Some tellers use character voices and some do not.  Some use musical instruments, some do not. Some stand or sit and tell with their voice, some, like me bounce all over the place. I did not use musical instruments, as I only played the drums and taking a full kit to a storytelling performance would not work. I could not play guitar, or any other stringed instrument and my harmonica had rusted up, along with the very little skill I had of playing it. I decided to buy a bodhrán.  I did not know how to play it, but figured it could not be too hard as I was a drummer.


I bought a cheap drum, in case I did not like it, or decided not to go with it.  It took three days to learn how to play a steady beat, torture for all in my house at the time. I am still learning new ways of playing it today, more than six years later. I now have a very nice bodhrán! I can play it quite well with and without other musicians! When I set up and people are coming in and before I am introduced, I can pat away on my bodhrán and it helps get me into story space and takes my mind off the audience. It allows me to go to a place in my mind where the stories live and wait to be told, or jump out demanding to be told!

After I heard Odds Bodkin a few times, I thought I would never be as good as he is at telling stories. But then I realized I didn't have to be as good as he is, I needed to be as good as I could be. I had to be the best Simon Brooks I could be. Everyone has their very own style and voice. Sometimes when you start to learn anything new, you mimic those you love, those you read, listen to, etc.. But after a while you find your own voice. This goes for singers, musicians, writers everyone.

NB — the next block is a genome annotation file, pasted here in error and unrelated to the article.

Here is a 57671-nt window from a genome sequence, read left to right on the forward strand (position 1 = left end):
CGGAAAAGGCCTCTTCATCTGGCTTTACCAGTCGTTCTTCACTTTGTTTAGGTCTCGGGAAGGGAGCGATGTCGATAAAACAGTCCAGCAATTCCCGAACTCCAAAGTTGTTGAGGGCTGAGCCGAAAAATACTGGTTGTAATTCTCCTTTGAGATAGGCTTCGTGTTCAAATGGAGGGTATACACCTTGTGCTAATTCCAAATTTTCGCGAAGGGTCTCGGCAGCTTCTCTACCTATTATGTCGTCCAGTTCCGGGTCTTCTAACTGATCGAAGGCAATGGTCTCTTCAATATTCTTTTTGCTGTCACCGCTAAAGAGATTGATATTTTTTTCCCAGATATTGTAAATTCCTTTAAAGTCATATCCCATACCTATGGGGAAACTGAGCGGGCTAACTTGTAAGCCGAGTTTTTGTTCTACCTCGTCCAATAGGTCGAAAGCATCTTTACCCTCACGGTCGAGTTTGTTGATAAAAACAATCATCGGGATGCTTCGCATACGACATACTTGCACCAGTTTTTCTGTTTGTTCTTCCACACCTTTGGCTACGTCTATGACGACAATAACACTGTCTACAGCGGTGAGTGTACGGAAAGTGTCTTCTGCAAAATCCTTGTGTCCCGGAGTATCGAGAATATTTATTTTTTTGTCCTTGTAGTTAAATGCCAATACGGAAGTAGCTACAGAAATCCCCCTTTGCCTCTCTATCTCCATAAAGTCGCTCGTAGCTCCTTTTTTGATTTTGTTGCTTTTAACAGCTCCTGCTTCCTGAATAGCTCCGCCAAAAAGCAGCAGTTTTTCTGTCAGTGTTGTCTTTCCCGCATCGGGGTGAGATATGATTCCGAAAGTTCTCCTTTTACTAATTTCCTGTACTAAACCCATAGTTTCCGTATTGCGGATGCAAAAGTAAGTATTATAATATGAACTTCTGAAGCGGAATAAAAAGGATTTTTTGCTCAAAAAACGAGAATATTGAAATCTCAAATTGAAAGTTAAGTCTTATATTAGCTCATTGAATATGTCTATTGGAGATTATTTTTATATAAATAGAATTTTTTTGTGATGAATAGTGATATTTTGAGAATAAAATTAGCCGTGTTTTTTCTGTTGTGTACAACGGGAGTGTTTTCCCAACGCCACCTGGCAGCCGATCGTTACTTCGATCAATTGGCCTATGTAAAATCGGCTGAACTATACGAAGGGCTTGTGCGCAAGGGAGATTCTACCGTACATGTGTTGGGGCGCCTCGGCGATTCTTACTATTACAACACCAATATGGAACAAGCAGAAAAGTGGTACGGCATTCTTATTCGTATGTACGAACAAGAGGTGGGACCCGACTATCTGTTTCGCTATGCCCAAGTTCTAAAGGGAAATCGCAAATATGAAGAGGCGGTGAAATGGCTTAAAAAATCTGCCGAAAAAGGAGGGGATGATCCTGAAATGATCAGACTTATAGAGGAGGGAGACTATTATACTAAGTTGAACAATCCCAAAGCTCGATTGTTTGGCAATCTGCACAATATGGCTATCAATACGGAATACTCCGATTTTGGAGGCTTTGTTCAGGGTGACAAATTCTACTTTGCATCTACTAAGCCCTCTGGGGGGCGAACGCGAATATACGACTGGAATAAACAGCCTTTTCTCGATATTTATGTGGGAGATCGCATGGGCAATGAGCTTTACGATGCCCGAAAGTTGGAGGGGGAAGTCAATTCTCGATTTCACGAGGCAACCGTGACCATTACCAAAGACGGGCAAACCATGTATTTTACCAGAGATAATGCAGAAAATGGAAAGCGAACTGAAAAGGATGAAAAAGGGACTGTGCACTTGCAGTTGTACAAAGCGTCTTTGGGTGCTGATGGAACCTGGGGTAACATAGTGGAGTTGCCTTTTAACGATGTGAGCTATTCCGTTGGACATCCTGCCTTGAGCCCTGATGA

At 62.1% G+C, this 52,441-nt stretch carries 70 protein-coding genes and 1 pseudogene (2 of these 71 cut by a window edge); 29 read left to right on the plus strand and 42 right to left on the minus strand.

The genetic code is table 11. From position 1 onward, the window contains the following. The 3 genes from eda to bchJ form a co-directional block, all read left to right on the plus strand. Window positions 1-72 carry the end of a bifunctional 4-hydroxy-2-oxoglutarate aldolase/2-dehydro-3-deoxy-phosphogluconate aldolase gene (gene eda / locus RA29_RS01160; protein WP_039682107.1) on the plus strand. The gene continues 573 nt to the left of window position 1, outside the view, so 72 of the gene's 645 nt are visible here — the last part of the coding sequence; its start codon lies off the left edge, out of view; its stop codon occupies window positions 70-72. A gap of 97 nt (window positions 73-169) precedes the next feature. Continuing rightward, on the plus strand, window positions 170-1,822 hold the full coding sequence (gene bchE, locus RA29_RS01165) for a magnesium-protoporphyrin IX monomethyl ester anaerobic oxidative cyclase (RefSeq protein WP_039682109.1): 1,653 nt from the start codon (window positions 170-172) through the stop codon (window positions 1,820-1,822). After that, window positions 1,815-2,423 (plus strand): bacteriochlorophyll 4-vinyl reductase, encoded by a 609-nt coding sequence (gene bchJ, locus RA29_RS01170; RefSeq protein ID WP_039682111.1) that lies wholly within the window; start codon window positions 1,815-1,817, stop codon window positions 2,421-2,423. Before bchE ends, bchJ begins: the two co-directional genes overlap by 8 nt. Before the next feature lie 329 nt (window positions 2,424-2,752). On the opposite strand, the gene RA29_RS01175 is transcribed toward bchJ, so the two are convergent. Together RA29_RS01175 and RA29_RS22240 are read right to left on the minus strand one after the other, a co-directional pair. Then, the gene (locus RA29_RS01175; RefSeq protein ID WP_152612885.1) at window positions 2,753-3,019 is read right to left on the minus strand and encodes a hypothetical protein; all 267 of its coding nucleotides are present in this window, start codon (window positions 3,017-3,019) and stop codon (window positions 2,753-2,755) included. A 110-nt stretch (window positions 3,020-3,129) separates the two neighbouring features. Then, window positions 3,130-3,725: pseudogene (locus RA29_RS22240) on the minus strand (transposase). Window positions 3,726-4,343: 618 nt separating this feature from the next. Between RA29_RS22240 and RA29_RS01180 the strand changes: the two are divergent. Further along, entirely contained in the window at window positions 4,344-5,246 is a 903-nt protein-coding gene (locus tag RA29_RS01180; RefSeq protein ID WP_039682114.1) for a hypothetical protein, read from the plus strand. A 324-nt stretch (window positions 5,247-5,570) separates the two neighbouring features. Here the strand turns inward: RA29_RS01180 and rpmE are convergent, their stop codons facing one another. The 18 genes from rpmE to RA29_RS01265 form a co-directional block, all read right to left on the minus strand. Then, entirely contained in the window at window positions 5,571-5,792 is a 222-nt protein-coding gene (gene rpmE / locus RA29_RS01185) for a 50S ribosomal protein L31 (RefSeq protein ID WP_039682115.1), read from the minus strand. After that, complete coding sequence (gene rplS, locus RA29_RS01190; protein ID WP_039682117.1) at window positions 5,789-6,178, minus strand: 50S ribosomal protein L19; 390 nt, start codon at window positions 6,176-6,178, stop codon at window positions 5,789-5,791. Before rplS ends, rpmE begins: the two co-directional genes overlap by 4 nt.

Me and Papa Joe

You might use a musical instrument, you might not. You might use character voices, you might not. You may jump about like a maniac on the stage, you might not. You might use mime, you might not. You will do what feels right for YOU. You will do what you do best. What you don't do best, you should drop like a hot brick. Or work at it, until you have it perfected. Or not.

The most important thing to do though, the two most important things you should do are:
1/. Tell stories that you LOVE. That will come over to the audience when you tell a tale. It comes across if you don't really love the tale too!
2/. Have fun with it. If you have fun, so will everyone else.

Oh, and a third thing: Don't beat yourself up if you make a mistake. We all make mistakes (even the very famous ones!). Those of us who have been doing this for a while cover it up well and you will too.

Peace,
Simon

2 comments:

Harvey Heilbrun said...

Well said and oh so true. It's always helpful to see how tellers we admire got to where they are. Gives us. Lot of hope. Thanksmfor sharing.

Bob Reiser said...

I hate an empty comment board -- It looks so forlorn! So----
Tell the Stories you love and Love the stories you tell!

And -- here is food for controversy:

Don't be afraid to change an old story and make it yours -- In fact, if you look at a story and can't think of anything you can add or change so that it speaks for you -- skip it -- And find one that's crying out for YOU to tell it!